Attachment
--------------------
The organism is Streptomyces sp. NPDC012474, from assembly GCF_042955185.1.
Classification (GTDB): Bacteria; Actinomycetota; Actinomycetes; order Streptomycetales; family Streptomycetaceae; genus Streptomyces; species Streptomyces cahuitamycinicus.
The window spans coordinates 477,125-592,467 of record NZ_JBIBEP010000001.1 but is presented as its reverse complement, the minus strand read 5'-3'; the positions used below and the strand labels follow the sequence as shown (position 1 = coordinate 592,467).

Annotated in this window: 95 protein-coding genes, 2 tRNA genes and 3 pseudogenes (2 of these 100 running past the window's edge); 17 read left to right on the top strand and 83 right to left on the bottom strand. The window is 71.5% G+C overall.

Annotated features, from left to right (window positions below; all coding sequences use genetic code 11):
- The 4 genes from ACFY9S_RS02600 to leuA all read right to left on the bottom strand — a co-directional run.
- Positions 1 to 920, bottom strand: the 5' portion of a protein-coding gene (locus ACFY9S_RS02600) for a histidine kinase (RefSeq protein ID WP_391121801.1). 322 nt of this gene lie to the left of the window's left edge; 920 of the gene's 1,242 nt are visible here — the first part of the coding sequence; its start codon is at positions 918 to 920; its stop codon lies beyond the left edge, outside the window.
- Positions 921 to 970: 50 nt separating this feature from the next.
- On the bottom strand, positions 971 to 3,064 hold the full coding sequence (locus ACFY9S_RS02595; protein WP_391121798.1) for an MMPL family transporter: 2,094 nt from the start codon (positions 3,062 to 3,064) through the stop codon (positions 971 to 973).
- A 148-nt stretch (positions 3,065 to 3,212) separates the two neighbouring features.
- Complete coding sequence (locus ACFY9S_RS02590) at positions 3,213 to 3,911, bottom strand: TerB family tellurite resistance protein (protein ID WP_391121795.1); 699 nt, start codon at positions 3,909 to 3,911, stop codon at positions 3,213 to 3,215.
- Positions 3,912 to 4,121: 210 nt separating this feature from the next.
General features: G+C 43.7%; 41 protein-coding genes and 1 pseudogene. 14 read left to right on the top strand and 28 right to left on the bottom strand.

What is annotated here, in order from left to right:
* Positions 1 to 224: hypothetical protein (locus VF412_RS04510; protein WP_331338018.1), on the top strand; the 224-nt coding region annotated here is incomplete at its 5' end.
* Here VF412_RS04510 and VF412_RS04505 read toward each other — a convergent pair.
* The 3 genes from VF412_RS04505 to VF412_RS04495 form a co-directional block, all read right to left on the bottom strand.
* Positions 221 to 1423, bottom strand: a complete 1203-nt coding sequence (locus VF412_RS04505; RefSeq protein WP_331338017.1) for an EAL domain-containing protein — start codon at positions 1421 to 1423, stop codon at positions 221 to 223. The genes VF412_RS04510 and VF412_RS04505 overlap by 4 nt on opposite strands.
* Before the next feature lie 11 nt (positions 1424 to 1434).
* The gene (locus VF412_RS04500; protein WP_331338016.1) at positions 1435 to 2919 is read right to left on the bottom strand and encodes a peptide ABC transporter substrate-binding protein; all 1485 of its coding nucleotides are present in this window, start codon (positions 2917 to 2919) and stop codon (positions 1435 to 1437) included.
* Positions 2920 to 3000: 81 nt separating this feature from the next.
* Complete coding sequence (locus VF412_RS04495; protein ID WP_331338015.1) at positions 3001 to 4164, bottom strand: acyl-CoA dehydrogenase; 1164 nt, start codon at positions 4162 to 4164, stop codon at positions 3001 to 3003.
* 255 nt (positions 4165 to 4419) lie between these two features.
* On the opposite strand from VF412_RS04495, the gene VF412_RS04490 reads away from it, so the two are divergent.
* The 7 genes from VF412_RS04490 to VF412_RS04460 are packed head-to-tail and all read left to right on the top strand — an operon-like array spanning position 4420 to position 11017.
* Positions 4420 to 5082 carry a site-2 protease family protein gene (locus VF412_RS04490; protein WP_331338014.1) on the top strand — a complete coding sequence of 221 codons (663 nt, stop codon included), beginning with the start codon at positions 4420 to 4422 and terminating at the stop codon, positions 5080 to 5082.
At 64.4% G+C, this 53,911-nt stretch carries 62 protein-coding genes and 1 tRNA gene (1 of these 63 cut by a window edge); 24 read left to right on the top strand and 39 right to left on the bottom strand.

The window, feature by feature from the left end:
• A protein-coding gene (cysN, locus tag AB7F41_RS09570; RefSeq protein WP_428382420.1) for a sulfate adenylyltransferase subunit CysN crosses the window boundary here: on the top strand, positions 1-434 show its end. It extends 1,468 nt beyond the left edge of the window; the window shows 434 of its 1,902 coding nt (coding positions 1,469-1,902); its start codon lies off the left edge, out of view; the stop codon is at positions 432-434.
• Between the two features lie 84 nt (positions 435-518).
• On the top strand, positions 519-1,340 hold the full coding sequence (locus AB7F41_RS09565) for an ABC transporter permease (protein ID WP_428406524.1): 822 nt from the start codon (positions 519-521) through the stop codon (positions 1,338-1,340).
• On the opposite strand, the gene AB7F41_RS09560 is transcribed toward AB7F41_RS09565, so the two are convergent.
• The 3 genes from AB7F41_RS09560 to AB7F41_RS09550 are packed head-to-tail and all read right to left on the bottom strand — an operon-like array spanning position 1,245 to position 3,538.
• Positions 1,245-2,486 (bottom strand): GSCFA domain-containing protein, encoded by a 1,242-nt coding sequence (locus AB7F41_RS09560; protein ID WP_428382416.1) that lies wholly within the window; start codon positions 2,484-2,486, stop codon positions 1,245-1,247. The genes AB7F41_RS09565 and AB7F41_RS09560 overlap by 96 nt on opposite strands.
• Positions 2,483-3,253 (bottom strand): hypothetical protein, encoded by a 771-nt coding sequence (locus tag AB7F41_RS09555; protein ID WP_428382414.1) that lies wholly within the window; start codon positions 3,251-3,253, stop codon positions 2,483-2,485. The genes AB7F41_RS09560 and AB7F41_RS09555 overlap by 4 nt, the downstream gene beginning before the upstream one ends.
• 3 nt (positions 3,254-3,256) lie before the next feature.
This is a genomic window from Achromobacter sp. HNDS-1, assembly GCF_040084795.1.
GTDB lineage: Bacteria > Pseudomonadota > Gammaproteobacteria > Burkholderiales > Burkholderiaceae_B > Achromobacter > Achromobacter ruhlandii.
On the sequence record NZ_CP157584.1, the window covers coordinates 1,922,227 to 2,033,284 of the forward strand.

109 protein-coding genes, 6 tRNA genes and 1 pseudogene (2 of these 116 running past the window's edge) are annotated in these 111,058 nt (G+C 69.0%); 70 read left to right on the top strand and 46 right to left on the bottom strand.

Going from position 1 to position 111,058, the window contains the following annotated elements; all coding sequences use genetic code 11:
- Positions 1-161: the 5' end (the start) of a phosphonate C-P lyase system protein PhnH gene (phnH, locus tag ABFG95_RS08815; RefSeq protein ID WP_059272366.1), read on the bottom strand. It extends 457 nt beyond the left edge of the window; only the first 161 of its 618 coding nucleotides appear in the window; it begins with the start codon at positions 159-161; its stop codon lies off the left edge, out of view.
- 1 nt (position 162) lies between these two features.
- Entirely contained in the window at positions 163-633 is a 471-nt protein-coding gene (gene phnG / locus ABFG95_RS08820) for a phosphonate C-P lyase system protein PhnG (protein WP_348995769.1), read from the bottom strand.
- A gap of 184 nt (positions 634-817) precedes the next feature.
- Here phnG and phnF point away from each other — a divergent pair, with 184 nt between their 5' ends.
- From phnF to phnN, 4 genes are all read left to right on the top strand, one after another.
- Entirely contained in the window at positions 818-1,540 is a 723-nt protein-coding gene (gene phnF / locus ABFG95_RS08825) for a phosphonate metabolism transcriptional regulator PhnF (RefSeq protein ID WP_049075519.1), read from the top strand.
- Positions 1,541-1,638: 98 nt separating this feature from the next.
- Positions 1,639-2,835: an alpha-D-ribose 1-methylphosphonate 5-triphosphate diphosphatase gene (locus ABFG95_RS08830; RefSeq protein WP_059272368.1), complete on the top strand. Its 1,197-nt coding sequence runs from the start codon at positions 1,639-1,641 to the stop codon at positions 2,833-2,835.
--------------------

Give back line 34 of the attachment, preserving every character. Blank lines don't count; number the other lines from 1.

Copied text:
• Positions 1,245-2,486 (bottom strand): GSCFA domain-containing protein, encoded by a 1,242-nt coding sequence (locus AB7F41_RS09560; protein ID WP_428382416.1) that lies wholly within the window; start codon positions 2,484-2,486, stop codon positions 1,245-1,247. The genes AB7F41_RS09565 and AB7F41_RS09560 overlap by 96 nt on opposite strands.